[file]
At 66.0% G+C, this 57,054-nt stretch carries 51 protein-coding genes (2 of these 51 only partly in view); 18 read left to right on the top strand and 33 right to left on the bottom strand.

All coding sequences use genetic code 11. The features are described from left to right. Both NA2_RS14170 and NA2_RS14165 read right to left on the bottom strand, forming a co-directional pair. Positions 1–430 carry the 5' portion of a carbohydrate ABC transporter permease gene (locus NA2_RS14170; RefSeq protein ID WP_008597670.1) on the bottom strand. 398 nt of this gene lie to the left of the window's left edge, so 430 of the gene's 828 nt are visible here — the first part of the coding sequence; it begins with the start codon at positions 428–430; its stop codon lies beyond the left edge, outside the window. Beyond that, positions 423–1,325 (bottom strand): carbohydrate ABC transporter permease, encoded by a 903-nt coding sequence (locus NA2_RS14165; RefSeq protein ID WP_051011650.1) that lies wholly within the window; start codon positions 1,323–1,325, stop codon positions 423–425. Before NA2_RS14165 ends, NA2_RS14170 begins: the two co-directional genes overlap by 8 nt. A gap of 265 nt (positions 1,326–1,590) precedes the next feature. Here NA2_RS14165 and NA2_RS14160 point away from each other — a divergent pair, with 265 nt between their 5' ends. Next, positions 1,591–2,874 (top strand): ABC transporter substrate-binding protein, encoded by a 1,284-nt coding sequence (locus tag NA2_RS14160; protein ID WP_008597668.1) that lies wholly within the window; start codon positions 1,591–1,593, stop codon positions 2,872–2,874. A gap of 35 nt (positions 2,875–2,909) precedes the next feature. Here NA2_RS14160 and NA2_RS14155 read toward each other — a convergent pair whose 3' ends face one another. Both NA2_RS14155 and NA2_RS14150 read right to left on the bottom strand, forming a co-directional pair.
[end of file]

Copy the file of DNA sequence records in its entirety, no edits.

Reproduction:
At 66.0% G+C, this 57,054-nt stretch carries 51 protein-coding genes (2 of these 51 only partly in view); 18 read left to right on the top strand and 33 right to left on the bottom strand.

All coding sequences use genetic code 11. The features are described from left to right. Both NA2_RS14170 and NA2_RS14165 read right to left on the bottom strand, forming a co-directional pair. Positions 1–430 carry the 5' portion of a carbohydrate ABC transporter permease gene (locus NA2_RS14170; RefSeq protein ID WP_008597670.1) on the bottom strand. 398 nt of this gene lie to the left of the window's left edge, so 430 of the gene's 828 nt are visible here — the first part of the coding sequence; it begins with the start codon at positions 428–430; its stop codon lies beyond the left edge, outside the window. Beyond that, positions 423–1,325 (bottom strand): carbohydrate ABC transporter permease, encoded by a 903-nt coding sequence (locus NA2_RS14165; RefSeq protein ID WP_051011650.1) that lies wholly within the window; start codon positions 1,323–1,325, stop codon positions 423–425. Before NA2_RS14165 ends, NA2_RS14170 begins: the two co-directional genes overlap by 8 nt. A gap of 265 nt (positions 1,326–1,590) precedes the next feature. Here NA2_RS14165 and NA2_RS14160 point away from each other — a divergent pair, with 265 nt between their 5' ends. Next, positions 1,591–2,874 (top strand): ABC transporter substrate-binding protein, encoded by a 1,284-nt coding sequence (locus tag NA2_RS14160; protein ID WP_008597668.1) that lies wholly within the window; start codon positions 1,591–1,593, stop codon positions 2,872–2,874. A gap of 35 nt (positions 2,875–2,909) precedes the next feature. Here NA2_RS14160 and NA2_RS14155 read toward each other — a convergent pair whose 3' ends face one another. Both NA2_RS14155 and NA2_RS14150 read right to left on the bottom strand, forming a co-directional pair.